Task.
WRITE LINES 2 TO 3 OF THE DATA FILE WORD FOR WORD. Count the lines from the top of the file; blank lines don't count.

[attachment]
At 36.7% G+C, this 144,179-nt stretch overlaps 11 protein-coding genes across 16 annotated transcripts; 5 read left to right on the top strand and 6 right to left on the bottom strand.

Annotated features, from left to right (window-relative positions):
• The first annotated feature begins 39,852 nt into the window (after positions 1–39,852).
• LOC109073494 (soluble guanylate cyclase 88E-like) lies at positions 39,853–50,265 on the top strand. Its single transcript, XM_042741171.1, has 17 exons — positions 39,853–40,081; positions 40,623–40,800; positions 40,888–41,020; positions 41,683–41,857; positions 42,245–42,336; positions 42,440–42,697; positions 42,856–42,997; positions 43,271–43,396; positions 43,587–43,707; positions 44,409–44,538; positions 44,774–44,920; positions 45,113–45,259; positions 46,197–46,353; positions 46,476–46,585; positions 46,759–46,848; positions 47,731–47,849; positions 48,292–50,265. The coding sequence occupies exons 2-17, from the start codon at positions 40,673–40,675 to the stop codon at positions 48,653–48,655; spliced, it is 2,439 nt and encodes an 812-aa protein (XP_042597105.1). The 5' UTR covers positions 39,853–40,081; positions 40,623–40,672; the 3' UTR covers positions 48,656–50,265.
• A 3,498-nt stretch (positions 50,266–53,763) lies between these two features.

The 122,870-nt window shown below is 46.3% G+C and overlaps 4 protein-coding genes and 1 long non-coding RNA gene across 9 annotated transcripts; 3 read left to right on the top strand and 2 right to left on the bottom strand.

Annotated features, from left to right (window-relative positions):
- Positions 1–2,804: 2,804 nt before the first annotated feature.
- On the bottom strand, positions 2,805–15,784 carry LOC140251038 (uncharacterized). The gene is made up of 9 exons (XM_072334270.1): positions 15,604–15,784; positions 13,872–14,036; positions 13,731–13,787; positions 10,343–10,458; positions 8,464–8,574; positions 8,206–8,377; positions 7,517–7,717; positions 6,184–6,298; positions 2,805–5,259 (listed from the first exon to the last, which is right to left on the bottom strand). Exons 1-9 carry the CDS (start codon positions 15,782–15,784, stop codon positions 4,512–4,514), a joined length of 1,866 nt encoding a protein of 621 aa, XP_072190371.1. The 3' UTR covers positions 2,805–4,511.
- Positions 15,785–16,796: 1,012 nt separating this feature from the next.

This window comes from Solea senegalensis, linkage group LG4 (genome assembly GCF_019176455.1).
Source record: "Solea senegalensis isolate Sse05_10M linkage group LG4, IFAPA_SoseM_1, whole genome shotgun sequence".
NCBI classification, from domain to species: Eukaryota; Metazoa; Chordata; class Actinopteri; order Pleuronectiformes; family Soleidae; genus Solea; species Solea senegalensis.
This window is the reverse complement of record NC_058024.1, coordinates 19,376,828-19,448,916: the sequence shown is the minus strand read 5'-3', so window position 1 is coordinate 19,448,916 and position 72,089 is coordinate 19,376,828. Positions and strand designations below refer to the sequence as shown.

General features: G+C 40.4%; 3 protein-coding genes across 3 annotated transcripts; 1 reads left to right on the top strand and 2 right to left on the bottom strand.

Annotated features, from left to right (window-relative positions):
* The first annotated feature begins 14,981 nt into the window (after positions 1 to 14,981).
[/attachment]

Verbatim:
Annotated features, from left to right (window-relative positions):
• The first annotated feature begins 39,852 nt into the window (after positions 1–39,852).